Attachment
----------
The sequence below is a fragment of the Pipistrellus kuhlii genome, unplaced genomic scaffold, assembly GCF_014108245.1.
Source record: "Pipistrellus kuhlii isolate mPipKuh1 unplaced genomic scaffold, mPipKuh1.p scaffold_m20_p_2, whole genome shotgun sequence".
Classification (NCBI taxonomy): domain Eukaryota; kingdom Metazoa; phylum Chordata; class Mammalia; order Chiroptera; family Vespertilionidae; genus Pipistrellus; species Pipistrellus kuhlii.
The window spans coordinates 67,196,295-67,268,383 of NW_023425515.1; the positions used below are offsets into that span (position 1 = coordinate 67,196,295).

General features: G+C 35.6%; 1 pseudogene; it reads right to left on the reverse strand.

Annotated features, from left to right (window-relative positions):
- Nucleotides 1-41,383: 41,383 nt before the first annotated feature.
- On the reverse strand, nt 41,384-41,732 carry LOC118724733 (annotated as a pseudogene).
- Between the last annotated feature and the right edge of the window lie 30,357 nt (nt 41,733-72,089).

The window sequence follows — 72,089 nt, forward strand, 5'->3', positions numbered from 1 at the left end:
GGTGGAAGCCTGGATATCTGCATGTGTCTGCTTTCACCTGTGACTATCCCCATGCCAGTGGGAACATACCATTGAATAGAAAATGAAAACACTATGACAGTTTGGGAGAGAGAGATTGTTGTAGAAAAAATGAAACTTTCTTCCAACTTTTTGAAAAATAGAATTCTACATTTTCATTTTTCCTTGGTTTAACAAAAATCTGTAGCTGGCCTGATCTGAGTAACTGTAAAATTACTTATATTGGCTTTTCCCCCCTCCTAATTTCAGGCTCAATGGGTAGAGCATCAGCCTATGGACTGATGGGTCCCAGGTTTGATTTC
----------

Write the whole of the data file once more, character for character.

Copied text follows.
The sequence below is a fragment of the Pipistrellus kuhlii genome, unplaced genomic scaffold, assembly GCF_014108245.1.
Source record: "Pipistrellus kuhlii isolate mPipKuh1 unplaced genomic scaffold, mPipKuh1.p scaffold_m20_p_2, whole genome shotgun sequence".
Classification (NCBI taxonomy): domain Eukaryota; kingdom Metazoa; phylum Chordata; class Mammalia; order Chiroptera; family Vespertilionidae; genus Pipistrellus; species Pipistrellus kuhlii.
The window spans coordinates 67,196,295-67,268,383 of NW_023425515.1; the positions used below are offsets into that span (position 1 = coordinate 67,196,295).

General features: G+C 35.6%; 1 pseudogene; it reads right to left on the reverse strand.

Annotated features, from left to right (window-relative positions):
- Nucleotides 1-41,383: 41,383 nt before the first annotated feature.
- On the reverse strand, nt 41,384-41,732 carry LOC118724733 (annotated as a pseudogene).
- Between the last annotated feature and the right edge of the window lie 30,357 nt (nt 41,733-72,089).

The window sequence follows — 72,089 nt, forward strand, 5'->3', positions numbered from 1 at the left end:
GGTGGAAGCCTGGATATCTGCATGTGTCTGCTTTCACCTGTGACTATCCCCATGCCAGTGGGAACATACCATTGAATAGAAAATGAAAACACTATGACAGTTTGGGAGAGAGAGATTGTTGTAGAAAAAATGAAACTTTCTTCCAACTTTTTGAAAAATAGAATTCTACATTTTCATTTTTCCTTGGTTTAACAAAAATCTGTAGCTGGCCTGATCTGAGTAACTGTAAAATTACTTATATTGGCTTTTCCCCCCTCCTAATTTCAGGCTCAATGGGTAGAGCATCAGCCTATGGACTGATGGGTCCCAGGTTTGATTTC